Annals of Indian Academy of Neurology
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Year : 2016  |  Volume : 19  |  Issue : 2  |  Page : 169-174

Prions, prion-like prionoids, and neurodegenerative disordersVacancy

Department of Neurology, Miller School of Medicine, University of Miami, Miami, Florida, USA

Correspondence Address:
Ashok Verma
Clinical Research Building, 1120 NW 14 Street, Suite 1317, Miami, Florida - 33136
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Source of Support: None, Conflict of Interest: None

DOI: 10.4103/0972-2327.179979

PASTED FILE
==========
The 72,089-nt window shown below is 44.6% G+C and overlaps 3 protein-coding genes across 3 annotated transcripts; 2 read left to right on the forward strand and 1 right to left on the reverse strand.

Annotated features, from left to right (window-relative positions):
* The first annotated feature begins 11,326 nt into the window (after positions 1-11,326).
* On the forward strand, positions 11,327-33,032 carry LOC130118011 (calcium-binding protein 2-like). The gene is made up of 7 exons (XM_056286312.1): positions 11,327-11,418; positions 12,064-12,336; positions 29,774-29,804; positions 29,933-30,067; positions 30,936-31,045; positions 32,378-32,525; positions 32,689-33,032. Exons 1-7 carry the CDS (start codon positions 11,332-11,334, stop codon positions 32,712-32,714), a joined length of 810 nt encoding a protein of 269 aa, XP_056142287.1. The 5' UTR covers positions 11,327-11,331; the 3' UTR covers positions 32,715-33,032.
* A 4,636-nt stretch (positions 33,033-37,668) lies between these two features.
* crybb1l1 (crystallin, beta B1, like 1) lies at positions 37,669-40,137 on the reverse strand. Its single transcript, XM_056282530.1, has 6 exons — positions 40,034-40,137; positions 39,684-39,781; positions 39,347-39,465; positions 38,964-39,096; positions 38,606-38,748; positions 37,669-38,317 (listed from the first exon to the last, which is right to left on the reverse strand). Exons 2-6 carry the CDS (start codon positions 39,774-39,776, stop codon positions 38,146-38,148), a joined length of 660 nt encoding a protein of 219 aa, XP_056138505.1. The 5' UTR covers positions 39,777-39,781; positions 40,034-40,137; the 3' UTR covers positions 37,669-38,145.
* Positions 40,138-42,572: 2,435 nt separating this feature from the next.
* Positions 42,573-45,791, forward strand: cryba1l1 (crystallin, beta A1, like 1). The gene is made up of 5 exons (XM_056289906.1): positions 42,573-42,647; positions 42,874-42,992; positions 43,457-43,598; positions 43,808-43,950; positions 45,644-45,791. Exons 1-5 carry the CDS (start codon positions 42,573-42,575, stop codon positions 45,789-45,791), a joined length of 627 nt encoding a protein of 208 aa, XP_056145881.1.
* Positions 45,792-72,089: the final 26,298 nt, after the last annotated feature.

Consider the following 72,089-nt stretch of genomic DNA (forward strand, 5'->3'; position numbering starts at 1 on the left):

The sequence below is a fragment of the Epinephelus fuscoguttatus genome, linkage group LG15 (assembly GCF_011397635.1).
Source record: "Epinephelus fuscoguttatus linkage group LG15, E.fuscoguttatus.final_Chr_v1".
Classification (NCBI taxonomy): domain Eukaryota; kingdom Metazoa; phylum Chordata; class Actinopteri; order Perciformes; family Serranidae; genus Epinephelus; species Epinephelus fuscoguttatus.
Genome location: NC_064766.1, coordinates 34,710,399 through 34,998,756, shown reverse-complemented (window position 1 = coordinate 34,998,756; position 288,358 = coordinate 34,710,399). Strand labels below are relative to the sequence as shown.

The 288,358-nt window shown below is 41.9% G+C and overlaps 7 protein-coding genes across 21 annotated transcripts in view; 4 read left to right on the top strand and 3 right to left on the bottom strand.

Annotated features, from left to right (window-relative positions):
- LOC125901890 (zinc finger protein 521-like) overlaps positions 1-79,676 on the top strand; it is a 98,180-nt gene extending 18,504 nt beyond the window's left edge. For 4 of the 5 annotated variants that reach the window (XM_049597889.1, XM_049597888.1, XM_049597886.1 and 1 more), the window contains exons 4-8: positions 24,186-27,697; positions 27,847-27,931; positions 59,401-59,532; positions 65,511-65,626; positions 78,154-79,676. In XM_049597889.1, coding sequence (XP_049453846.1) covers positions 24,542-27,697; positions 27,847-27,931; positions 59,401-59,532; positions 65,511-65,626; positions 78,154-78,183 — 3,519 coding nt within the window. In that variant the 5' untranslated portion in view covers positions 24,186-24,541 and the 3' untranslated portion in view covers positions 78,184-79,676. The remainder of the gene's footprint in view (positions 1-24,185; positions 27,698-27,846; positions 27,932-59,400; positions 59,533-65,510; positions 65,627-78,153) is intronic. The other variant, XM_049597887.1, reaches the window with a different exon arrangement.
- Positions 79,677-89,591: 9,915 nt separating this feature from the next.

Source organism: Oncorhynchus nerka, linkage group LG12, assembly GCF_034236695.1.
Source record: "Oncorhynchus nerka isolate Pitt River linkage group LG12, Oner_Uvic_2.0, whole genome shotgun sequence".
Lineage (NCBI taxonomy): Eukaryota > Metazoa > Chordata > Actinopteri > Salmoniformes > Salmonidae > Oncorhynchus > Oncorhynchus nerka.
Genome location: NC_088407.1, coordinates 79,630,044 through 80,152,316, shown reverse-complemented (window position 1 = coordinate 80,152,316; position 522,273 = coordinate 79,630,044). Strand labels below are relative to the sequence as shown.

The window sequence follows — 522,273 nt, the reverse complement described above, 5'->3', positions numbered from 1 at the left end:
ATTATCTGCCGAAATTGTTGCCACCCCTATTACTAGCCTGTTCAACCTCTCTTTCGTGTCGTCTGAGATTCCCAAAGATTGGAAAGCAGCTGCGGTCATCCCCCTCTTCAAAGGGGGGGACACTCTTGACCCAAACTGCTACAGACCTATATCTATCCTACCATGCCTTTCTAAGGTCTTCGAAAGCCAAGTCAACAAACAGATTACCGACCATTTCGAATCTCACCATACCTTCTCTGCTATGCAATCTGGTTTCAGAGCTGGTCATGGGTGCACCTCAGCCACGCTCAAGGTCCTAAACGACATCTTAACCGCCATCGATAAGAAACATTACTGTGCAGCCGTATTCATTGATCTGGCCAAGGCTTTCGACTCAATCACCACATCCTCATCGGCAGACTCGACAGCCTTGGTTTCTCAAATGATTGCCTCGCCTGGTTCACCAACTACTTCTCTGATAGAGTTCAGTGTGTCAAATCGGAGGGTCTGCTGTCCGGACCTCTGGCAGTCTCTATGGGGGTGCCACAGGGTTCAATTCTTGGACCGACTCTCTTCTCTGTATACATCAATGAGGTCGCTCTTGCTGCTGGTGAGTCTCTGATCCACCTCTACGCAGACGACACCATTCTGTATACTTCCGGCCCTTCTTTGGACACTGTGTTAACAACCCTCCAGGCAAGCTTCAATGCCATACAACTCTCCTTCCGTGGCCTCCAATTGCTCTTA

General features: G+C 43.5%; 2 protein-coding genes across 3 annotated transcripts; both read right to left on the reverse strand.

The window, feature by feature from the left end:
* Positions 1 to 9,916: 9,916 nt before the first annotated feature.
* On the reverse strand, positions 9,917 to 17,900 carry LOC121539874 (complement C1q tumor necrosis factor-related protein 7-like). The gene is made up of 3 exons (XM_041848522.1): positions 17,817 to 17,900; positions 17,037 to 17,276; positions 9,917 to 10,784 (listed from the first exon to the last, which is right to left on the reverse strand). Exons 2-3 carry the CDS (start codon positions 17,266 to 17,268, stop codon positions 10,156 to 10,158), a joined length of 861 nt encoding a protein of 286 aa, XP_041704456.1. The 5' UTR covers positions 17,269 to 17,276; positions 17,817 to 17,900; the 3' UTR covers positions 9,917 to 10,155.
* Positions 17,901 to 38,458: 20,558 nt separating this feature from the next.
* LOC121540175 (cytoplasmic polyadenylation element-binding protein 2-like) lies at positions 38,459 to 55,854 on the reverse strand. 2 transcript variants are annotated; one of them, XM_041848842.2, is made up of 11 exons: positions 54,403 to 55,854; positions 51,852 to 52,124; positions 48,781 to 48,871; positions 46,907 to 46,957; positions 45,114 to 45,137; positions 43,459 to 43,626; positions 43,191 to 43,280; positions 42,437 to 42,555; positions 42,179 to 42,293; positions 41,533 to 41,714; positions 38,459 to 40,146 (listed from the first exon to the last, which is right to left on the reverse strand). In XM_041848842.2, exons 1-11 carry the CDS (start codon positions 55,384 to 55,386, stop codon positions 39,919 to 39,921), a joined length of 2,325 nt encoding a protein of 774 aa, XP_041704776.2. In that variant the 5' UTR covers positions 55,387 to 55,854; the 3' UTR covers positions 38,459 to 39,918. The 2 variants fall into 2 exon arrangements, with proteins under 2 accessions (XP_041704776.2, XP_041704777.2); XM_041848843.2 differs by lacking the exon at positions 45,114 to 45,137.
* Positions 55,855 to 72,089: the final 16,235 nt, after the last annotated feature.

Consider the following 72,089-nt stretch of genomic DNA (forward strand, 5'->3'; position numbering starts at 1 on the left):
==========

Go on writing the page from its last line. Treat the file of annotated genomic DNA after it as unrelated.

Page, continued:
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Prion diseases or transmissible spongiform encephalopathies are fatal neurodegenerative diseases characterized by the aggregation and deposition of the misfolded prion protein in the brain. α-synuclein (α-syn)-associated multiple system atrophy has been recently shown to be caused by a bona fide α-syn prion strain. Several other misfolded native proteins such as β-amyloid, tau and TDP-43 share some aspects of prions although none of them is shown to be transmissible in nature or in experimental animals. However, these prion-like “prionoids” are causal to a variety of neurodegenerative diseases such as Alzheimer's disease, Parkinson's disease, and amyotrophic lateral sclerosis. The remarkable recent discovery of at least two new α-syn prion strains and their transmissibility in transgenic mice and in vitro cell models raises a distinct question as to whether some specific strain of other prionoids could have the capability of disease transmission in a manner similar to prions. In this overview, we briefly describe human and other mammalian prion diseases and comment on certain similarities between prion and prionoid and the possibility of prion-like transmissibility of some prionoid strains.

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